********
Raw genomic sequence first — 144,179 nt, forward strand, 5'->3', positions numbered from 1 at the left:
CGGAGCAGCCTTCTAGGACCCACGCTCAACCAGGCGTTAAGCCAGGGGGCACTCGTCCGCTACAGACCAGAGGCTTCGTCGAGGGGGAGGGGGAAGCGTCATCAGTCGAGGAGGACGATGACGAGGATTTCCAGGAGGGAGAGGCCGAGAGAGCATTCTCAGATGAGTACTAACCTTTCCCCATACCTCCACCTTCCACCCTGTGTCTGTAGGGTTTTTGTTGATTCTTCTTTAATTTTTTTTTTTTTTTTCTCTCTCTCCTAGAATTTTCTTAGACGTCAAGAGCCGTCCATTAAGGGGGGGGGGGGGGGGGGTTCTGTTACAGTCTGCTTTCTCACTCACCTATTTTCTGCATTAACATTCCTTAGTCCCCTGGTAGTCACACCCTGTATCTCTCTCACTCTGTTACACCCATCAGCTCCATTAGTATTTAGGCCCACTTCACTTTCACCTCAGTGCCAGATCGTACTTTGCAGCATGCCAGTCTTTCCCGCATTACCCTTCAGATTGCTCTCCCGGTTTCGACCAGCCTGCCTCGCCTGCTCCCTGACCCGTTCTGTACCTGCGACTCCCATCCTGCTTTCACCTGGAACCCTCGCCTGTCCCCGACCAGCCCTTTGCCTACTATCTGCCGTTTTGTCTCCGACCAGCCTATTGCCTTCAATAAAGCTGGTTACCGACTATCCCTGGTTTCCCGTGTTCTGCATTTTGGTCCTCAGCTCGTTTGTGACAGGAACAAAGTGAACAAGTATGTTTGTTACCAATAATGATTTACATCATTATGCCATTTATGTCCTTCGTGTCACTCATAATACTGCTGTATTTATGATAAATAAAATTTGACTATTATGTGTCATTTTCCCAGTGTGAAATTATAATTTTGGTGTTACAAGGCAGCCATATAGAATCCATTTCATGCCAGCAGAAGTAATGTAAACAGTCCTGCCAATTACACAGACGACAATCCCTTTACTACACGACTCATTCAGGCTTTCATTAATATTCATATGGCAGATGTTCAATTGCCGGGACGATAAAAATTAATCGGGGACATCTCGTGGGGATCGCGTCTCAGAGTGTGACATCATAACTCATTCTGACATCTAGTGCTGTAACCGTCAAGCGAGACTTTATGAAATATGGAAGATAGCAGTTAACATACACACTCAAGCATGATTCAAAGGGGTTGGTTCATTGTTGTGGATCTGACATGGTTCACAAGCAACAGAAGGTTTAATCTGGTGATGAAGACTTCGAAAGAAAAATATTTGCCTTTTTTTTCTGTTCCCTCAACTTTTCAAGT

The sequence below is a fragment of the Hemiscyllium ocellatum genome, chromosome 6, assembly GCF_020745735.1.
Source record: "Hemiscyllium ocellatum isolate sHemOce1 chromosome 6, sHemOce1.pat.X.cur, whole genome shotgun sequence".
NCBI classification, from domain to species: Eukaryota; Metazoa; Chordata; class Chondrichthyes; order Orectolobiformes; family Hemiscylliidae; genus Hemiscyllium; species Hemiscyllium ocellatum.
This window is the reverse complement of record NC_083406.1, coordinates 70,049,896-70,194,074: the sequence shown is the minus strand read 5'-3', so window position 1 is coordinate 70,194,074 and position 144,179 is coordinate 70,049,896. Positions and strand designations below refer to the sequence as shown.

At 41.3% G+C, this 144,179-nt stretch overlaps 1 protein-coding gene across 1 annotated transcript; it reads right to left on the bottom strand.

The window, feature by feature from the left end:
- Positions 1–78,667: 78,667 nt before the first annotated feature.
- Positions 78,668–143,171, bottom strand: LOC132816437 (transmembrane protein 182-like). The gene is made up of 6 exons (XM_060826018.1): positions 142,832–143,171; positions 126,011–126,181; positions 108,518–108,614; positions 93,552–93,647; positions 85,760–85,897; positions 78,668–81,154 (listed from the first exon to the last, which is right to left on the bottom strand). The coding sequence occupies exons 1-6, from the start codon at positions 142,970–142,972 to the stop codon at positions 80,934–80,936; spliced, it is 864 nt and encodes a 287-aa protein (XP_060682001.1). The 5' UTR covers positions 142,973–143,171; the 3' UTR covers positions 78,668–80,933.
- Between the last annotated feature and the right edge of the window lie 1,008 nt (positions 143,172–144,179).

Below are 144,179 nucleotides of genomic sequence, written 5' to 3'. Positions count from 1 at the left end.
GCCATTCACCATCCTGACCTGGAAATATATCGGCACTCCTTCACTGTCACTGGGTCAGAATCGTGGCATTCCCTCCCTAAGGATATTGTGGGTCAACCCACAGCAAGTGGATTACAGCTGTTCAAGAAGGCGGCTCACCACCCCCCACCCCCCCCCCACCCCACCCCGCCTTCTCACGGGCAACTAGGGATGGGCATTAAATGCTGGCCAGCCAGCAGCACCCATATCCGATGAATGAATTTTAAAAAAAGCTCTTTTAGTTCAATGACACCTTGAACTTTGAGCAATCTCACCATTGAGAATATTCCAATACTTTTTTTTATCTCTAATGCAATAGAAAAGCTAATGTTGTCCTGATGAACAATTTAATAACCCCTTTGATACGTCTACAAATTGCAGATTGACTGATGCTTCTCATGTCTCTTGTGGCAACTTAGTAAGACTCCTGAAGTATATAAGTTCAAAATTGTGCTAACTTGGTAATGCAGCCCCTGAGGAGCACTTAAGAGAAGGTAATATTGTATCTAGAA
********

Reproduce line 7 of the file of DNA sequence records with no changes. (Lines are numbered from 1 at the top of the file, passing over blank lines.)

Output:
At 41.3% G+C, this 144,179-nt stretch overlaps 1 protein-coding gene across 1 annotated transcript; it reads right to left on the bottom strand.